Seller Handbook

Advice and inspiration for successfully running your Etsy shop

Seller Handbook

How to Master the Art of Fearless Creativity

Who's the inner opponent to your ideas? Whether you're a taskmaster, a snob or sometimes apathetic, here's a game plan for pushing on through.

By Danielle Maveal Jan 6, 2011
Photo by Allicoate

One morning not too long ago, I awoke to a Facebook friend request from one of my favorite college professors. I was excited to hear from her; she taught me so many lessons about creativity, and I often think of her when I’m sketching or working on new designs. Soon after we connected on Facebook, I caught one of her updates. “Even if they seem like good solutions, avoid ‘clenching’ ideas," she said. "Hold them lightly, let them evolve and swim. Good ideas often transform into great ones if you give them enough room to play!”

Reflecting on her words made me think; I know I've had good ideas, but I also know I often don't give my ideas enough room to play. I wondered why that was, and I set out to write my own plan of attack. For those of you eager to combat the creative fears of your own, here's the plan I came up with.

Forms of Fear

As marketing guru and creative entrepreneur Seth Godin, “The enemy of creativity is fear.” Creativity has other opponents, but fear is definitely at the top of creativity’s sh*t list. So be a warrior, and know your enemy. Here are the forms fear comes in when you are trying to be creative:


Observe your thoughts throughout your creative process. What does that inner snob have to say? When I’m sketching, mine says, “That’s been done before.” It drives me crazy. My inner snob expects genius right out of the gate. How can I live up to that?

Take notice of that inner snob and shut it up. How do you do that? Give yourself permission to brainstorm, sketch, build and create without having to hear from the inner snob. Tell yourself there’s a time to step back and be harsh, but that time isn’t during the first stages of brainstorming. Giving yourself permission to unleash the inner snob later on in the process, this should free you up during your brainstorming session.


The taskmaster gets uneasy when you don’t follow your daily routine. The taskmaster is a stick-in-the-mud and fears the unknown. It sees the first flicker of a creative idea and wants to file it away for later. Don’t let it. Put down the dishes, take a break from the to-do list and give yourself a free hour to brainstorm. Here’s the trick, set a timer and don't let guilt creep in. This is important and you need it. Find a quiet place and think, think your thoughts! And as the brilliant John Cage said, “Be open to whatever comes next.”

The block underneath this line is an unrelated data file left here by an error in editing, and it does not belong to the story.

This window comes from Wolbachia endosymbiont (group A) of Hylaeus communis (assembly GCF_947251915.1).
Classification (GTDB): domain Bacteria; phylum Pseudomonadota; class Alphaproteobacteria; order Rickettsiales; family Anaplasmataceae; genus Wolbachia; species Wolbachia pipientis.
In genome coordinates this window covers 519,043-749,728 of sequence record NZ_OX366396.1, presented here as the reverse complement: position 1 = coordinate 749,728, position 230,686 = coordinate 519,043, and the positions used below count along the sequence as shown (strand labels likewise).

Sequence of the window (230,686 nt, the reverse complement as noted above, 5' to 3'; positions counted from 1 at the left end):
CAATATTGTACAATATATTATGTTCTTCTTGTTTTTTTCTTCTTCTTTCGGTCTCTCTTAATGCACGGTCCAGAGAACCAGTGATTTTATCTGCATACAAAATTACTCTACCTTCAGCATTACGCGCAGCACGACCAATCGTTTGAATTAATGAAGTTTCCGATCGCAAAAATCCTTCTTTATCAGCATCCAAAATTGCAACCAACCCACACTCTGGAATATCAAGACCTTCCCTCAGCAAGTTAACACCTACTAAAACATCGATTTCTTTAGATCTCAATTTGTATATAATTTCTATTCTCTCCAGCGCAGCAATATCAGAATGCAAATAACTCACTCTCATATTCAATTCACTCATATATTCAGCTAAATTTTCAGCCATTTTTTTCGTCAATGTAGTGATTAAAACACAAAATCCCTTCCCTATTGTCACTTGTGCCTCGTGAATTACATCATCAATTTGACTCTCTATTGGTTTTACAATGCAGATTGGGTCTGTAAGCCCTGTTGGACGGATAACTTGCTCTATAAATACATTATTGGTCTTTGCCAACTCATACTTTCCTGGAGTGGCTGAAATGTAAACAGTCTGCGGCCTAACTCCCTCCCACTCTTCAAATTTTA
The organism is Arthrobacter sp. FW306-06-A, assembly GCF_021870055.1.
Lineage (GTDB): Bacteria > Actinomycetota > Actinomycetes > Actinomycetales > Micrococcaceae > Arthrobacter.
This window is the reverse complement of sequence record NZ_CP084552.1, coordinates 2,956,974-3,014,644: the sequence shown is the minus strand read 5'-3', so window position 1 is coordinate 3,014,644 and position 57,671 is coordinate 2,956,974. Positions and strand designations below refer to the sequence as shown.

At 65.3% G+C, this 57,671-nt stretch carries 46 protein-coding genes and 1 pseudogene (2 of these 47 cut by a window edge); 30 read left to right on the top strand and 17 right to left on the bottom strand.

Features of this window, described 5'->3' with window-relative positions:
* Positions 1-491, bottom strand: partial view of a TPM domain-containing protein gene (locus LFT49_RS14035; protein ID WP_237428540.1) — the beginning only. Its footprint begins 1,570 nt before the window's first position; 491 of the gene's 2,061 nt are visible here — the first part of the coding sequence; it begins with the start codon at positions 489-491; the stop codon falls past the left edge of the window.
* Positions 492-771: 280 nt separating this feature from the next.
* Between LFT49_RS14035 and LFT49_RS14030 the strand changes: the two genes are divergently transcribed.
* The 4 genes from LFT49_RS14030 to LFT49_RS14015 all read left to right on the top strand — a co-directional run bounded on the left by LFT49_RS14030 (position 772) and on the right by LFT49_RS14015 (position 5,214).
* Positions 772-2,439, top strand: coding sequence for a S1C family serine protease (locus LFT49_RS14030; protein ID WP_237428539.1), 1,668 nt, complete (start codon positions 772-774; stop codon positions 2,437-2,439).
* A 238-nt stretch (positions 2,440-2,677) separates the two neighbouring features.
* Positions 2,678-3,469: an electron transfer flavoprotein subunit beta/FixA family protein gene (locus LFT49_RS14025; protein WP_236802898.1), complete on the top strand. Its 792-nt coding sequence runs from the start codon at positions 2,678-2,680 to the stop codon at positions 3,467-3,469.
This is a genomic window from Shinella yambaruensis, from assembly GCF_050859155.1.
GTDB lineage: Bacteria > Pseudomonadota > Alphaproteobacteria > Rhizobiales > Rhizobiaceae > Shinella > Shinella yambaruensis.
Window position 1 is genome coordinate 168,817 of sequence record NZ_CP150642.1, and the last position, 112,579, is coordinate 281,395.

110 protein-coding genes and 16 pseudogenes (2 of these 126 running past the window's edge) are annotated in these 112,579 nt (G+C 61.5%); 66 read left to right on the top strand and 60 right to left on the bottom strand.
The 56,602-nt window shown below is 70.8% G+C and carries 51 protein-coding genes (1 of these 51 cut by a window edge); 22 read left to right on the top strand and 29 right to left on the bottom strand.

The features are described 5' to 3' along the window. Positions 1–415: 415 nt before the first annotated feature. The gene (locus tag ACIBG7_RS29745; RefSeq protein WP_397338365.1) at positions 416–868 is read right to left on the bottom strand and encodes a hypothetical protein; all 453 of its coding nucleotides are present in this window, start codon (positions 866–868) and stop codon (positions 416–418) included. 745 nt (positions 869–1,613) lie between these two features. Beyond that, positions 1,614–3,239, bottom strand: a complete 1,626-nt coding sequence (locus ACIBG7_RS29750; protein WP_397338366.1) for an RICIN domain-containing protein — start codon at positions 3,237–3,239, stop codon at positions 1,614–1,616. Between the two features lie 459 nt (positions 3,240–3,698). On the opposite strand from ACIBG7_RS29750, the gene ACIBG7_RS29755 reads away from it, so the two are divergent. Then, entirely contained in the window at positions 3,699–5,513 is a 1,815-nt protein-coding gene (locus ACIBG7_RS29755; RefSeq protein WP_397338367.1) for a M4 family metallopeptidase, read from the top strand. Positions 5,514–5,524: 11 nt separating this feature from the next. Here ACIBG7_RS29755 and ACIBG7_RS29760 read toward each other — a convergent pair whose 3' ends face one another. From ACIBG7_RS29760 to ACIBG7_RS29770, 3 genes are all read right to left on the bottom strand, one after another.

Apathy sounds like this:

“What’s the point?”

“I’ll never be as good as (fill in the blank).”

“I’ll work on this later.”

And here’s the one I hear the most and want to slay, “I’m not creative.”

My biggest weapon towards apathy is curiosity. Let’s say there may be no point, you may not ever be as good as blank, and maybe you are not “creative” (not true), and what if you did it anyway. Aren’t you curious to see what might happen? What if you sat down and made yourself sketch right now. Don’t you want to see what you might come up with? Not everything you create needs to be shared or consumed, sometimes we can create just to give form to our own weird inner beasts!

Fear kept me stuck from moving forward. Curiosity helped me crush the line of work that I was creating and selling for years and was thoroughly bored with. I got over the fear by letting myself play with a new material. I spent an entire weekend sculpting my new line, just because I wanted to see what I might come up with. I didn’t set out to create new work, I just challenged myself to master this new material and process. For more inspiration, read How to Conquer 6 Common Business Fears.

How to Beat Your Opponent

Teach (but don’t be an expert)

Every single time I lead a workshop I’m incredibly inspired to create. When a beginner approaches a new technique or material, they’re not bound by years of experience. They don’t yet know what the limits are (or supposed limits). Each time I work with a new student, I am inspired by their enthusiasm and open mindedness. Here’s the trick though, you can’t be an Expert (with a capital E). You should know your stuff, but if you think you know it all, you won't evolve in this environment. Make it a goal to never stop learning.


Be creative, in your own way, every single day. Schedule it. Make yourself. Sounds boring and counterintuitive, but you’ll never live up to your full creative potential without practice. I love the daily projects out there, and a good place to start would be picking up Noah Scalin’s 365 A Daily Creativity Journal. If you think you’ll have a hard time sticking with it, make yourself accountable to your significant other, friend or colleague.

If All Else Fails, Fail Big

The worst part of failing is that moment of shock — things were supposed to go a certain way and they didn’t. That moment of the unknown is what’s so frightening. Picking up the pieces is the easy part. We know where they landed, now all there is to do is clean up this mess and move on.

Keep that in mind as you create. Why fail a little? Make a splash, if you fail, you’ll have to get out the mop either way, right?


Danielle Maveal from daniellexo

Before working for Etsy, Danielle also managed two jewelry studios/shops in Toronto and Detroit, and even had her own gallery in Brooklyn. Then she found a really cool website that allowed her to sell her own work. Within 3 months, she quit her job and ran an Etsy shop full time (she almost hit 1,000 sales before Etsy hired her!).


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